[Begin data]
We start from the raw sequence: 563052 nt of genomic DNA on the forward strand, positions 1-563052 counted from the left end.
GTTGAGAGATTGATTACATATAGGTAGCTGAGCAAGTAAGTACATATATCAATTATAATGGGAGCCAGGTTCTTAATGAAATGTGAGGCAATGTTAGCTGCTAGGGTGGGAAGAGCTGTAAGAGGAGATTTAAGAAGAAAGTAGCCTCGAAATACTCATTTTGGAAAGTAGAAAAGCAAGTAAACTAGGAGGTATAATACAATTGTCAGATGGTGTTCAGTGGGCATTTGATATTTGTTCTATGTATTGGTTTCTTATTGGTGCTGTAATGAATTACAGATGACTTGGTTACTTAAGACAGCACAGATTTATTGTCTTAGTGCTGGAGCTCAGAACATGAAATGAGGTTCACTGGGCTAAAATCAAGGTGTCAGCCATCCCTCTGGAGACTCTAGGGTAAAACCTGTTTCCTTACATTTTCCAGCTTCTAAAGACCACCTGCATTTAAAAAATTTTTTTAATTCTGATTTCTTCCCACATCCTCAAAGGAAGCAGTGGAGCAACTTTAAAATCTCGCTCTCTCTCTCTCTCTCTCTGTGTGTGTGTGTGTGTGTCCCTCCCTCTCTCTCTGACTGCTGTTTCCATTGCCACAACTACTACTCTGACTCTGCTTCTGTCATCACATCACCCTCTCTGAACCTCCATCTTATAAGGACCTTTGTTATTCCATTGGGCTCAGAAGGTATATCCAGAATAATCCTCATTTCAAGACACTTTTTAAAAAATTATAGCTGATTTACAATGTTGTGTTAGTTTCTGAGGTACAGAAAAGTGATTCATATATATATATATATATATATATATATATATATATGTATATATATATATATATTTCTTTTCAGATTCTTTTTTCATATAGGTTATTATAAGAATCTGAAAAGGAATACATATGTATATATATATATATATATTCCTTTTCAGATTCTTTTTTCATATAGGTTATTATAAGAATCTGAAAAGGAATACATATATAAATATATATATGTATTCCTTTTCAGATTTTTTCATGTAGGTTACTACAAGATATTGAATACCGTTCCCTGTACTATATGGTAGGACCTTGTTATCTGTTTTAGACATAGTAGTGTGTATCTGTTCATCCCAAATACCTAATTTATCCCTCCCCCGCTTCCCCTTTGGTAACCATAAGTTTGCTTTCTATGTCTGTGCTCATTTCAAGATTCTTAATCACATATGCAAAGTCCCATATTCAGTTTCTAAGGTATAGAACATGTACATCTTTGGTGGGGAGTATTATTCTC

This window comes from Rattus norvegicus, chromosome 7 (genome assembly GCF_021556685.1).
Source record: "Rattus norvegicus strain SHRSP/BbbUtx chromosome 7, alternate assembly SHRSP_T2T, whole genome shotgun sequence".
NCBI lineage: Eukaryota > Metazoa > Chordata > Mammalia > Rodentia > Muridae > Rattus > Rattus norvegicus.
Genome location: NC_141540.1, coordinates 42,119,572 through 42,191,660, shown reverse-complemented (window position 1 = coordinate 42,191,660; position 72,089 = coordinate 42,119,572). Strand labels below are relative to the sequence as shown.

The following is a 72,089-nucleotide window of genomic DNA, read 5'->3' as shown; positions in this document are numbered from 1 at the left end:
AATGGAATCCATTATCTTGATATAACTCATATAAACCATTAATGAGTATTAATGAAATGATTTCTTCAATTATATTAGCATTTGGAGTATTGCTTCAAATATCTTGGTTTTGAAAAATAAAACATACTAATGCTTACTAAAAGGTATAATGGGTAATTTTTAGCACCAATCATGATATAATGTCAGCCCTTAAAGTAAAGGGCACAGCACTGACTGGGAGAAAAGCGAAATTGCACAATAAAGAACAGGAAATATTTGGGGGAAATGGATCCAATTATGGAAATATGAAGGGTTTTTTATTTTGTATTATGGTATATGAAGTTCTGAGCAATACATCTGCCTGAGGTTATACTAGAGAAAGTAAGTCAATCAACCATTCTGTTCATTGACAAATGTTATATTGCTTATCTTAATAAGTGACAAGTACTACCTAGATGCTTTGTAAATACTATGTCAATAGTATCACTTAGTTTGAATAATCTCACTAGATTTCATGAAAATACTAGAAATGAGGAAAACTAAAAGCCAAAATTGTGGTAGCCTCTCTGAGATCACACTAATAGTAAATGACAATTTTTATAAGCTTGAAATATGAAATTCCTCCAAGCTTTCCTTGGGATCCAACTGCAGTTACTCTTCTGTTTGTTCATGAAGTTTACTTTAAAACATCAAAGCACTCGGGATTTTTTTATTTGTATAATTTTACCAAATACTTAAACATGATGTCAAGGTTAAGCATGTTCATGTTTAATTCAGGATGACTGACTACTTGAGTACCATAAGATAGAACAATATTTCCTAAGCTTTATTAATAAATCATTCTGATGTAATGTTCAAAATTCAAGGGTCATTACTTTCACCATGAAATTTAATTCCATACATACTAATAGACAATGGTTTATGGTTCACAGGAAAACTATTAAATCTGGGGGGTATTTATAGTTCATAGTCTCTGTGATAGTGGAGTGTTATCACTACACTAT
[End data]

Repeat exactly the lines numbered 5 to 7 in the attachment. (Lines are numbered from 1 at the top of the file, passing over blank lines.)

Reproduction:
NCBI lineage: Eukaryota > Metazoa > Chordata > Mammalia > Rodentia > Muridae > Rattus > Rattus norvegicus.
Genome location: NC_141540.1, coordinates 42,119,572 through 42,191,660, shown reverse-complemented (window position 1 = coordinate 42,191,660; position 72,089 = coordinate 42,119,572). Strand labels below are relative to the sequence as shown.

The following is a 72,089-nucleotide window of genomic DNA, read 5'->3' as shown; positions in this document are numbered from 1 at the left end: